Quinn stood patiently to the side and waited.
His turn's coming soon enough.
Week 2 matchups to watch
There are many intriguing games this weekend. The most-anticipated matchup is Sunday night's tilt between the Chargers and the Patriots in a rematch between two of the best teams in the league. As we get ready for all of the action, Gil Brandt takes a look at eight matchups worth watching in Week 2. Full story ...
Since the AFL/NFL merger in 1970, no quarterback had ever started an opener and been traded before Week 2.
Frye's abrupt departure -- he was benched in the first half of Sunday's 34-7 loss to Pittsburgh -- elevated Anderson, the loser in a summer-long competition with Frye, into a start on Sunday against Cincinnati and pushed Quinn up the depth chart from No. 3 to No. 2.
Anderson's promotion could be temporary.
The Browns plan to start Quinn, already being tabbed as the franchise's savior, at some point this season. It's a matter of when not if, and Anderson has a chance to control how long he's the one running Cleveland's offense.
"I know my job and I know I've got to move the team," said Anderson, who went 0-3 in three starts last season while filling in for an injured Frye. "I've got to have touchdowns and I've got to control turnovers."
And, he's got to do it with Quinn breathing down his neck.
The former Notre Dame star is now just one snap away from taking over the Browns. General manager Phil Savage has warned that there will be "no turning back" once the club decides to play Quinn.
That time may have arrived.
"I'm a confident guy. I'm competitive. I'm someone who wants to be in there, thinks he's ready now," Quinn said. "That decision's not up to me. I just wait and I try to do my best and help out this team the best I can whenever my number's called."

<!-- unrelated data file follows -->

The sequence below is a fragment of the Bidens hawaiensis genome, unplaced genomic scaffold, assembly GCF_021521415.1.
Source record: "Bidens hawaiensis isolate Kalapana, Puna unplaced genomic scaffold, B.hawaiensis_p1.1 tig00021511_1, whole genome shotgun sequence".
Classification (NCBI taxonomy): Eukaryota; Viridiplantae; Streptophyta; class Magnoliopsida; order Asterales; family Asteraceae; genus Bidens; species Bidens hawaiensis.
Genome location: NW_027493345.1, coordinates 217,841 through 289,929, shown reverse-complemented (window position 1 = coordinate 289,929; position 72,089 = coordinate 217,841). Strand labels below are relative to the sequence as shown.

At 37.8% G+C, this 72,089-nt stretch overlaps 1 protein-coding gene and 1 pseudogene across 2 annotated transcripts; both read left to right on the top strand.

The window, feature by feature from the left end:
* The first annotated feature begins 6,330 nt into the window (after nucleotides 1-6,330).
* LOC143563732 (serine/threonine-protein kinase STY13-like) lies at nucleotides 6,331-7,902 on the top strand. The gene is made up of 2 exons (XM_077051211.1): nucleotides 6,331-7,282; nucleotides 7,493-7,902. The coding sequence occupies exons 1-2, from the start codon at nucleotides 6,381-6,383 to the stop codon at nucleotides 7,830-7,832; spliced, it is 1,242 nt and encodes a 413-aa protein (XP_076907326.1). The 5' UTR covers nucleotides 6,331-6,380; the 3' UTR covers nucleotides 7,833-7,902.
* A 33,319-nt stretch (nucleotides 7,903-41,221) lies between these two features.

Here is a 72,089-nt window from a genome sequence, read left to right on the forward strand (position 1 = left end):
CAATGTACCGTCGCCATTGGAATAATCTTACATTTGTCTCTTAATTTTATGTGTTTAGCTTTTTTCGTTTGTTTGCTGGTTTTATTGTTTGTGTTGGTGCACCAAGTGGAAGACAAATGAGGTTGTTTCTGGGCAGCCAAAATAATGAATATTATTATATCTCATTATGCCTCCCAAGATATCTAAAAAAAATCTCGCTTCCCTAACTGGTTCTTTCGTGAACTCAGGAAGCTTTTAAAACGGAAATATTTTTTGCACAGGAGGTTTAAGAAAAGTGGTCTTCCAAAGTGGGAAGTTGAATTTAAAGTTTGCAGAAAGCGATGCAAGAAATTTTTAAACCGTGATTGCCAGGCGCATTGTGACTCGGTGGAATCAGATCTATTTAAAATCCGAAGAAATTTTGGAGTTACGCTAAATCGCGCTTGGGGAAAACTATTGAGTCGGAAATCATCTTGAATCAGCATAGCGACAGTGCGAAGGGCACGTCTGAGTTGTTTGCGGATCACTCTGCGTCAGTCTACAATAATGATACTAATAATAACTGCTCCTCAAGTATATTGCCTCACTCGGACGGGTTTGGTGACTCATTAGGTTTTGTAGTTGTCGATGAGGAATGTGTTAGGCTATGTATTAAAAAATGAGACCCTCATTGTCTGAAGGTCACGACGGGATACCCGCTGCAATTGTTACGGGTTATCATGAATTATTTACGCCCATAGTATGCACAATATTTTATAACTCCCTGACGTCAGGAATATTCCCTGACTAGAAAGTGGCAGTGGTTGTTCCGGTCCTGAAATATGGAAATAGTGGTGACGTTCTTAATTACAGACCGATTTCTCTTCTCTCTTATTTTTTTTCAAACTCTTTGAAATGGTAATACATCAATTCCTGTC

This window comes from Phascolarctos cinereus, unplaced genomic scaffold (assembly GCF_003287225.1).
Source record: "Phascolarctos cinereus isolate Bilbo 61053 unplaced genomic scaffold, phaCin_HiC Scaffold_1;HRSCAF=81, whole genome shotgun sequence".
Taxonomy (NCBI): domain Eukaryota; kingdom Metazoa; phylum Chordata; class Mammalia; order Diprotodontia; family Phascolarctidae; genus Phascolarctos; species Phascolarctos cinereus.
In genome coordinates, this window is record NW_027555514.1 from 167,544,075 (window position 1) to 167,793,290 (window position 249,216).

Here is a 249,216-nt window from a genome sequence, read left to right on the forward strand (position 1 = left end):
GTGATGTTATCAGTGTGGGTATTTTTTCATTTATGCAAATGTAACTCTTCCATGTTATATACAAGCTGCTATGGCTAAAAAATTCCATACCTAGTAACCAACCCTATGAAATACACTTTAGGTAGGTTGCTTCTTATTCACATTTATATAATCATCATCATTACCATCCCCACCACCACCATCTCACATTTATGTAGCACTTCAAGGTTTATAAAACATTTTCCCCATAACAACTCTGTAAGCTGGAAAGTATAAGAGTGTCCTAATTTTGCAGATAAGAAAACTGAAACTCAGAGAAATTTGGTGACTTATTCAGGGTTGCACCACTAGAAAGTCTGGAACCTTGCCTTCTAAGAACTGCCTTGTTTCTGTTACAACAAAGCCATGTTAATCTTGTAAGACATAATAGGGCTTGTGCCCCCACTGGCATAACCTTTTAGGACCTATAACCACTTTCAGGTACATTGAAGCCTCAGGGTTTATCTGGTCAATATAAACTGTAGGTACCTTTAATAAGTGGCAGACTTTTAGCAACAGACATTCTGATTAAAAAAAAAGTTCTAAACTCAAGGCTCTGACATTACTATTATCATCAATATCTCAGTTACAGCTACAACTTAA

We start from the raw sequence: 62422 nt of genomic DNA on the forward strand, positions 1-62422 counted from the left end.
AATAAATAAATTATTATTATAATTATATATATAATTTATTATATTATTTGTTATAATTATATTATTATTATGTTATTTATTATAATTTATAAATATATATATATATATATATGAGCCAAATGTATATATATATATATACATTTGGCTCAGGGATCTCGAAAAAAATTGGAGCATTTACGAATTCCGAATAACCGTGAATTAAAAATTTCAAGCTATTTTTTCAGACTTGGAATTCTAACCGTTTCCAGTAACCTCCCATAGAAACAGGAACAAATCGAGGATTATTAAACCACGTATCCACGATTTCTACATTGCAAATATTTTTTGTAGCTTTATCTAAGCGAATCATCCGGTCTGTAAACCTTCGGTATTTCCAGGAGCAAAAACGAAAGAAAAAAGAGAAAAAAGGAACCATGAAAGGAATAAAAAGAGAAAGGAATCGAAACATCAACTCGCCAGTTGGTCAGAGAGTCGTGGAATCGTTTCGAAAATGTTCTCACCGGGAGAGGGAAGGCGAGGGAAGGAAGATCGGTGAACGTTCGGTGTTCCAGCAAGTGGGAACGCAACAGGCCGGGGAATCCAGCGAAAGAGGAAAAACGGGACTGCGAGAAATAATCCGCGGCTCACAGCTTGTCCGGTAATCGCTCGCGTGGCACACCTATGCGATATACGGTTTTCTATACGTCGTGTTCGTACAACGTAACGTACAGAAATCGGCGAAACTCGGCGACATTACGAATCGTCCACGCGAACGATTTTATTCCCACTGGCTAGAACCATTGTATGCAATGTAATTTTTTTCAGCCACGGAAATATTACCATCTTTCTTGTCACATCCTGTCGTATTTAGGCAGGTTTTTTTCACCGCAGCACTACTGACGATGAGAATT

If Anderson lays an egg like he did during a disappointing preseason, No. 10 could be summoned quickly.
Playing Quinn so soon has its risks.
How do you know when the time is right?
"I'm not a GM. I wish I was," Winslow said, cracking a smile. "I don't know. It's gambling really, isn't it?"
Anderson, taken by Baltimore in the sixth round in 2005, had his finest moments last season coming off the bench.
After Frye got hurt in a Dec. 3 home game against Kansas City, he rallied the Browns from a 14-point deficit in the fourth quarter for a 31-28 overtime win.
The out-of-nowhere performance, and Anderson's cannon arm, convinced the Browns to give him a chance to beat out Frye this summer. But he couldn't, and now he's getting a second -- and perhaps final -- chance to start.
"I expect him to play the way he played against Kansas City when we put him in the game last year," Crennel said. "I did tell him this morning that that's what I expect out of him."
Crennel, whose job could be on the line if the Browns don't start winning, has been criticized for his handling of the team's quarterback situation. At one point during camp, he flipped a coin to decide who would start the exhibition opener.
Anderson called the competition with Frye "weird" and "confusing."
Following Tuesday's peculiar quarterback shuffle, the Browns took more than their share of national ridicule for their apparent disarray. Crennel, a former defensive coordinator, defended the team's choices.
"Everybody has a different perspective on the situation," he said. "They aren't in the building. They don't know what we talk about or what the plan is. Their perception is their perception. We're doing what we think is best and we'll move forward with that.
"I have to work with the things that I have to work with. Frye and Anderson were my two choices at that time so we let them compete. I chose Frye, it didn't work out, and now I'm going with Anderson."
At least to start.
Copyright 2007 by The Associated Press